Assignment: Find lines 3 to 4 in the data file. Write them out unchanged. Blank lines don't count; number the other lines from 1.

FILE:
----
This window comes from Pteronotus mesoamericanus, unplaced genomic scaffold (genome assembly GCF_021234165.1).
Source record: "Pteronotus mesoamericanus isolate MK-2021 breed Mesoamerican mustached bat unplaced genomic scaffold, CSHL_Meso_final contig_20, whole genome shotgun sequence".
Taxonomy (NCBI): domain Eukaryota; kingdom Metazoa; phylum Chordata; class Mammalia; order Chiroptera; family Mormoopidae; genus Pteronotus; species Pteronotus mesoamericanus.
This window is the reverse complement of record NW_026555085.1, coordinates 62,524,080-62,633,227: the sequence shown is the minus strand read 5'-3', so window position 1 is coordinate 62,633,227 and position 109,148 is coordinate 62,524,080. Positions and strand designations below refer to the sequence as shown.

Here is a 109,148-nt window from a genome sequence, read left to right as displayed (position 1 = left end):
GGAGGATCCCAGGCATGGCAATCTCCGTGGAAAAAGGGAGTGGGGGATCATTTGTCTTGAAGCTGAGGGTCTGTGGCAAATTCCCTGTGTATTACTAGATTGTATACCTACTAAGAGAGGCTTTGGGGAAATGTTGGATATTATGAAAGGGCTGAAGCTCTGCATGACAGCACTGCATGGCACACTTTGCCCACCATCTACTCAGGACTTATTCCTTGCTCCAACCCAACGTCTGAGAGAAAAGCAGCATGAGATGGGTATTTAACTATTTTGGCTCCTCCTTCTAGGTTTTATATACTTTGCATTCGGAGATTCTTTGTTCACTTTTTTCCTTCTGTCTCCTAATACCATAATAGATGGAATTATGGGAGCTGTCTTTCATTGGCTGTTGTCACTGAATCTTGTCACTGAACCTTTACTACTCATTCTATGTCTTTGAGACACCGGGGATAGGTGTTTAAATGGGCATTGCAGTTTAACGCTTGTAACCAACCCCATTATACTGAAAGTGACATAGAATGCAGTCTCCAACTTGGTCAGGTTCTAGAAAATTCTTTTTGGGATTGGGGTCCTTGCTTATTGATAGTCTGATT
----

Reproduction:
Taxonomy (NCBI): domain Eukaryota; kingdom Metazoa; phylum Chordata; class Mammalia; order Chiroptera; family Mormoopidae; genus Pteronotus; species Pteronotus mesoamericanus.
This window is the reverse complement of record NW_026555085.1, coordinates 62,524,080-62,633,227: the sequence shown is the minus strand read 5'-3', so window position 1 is coordinate 62,633,227 and position 109,148 is coordinate 62,524,080. Positions and strand designations below refer to the sequence as shown.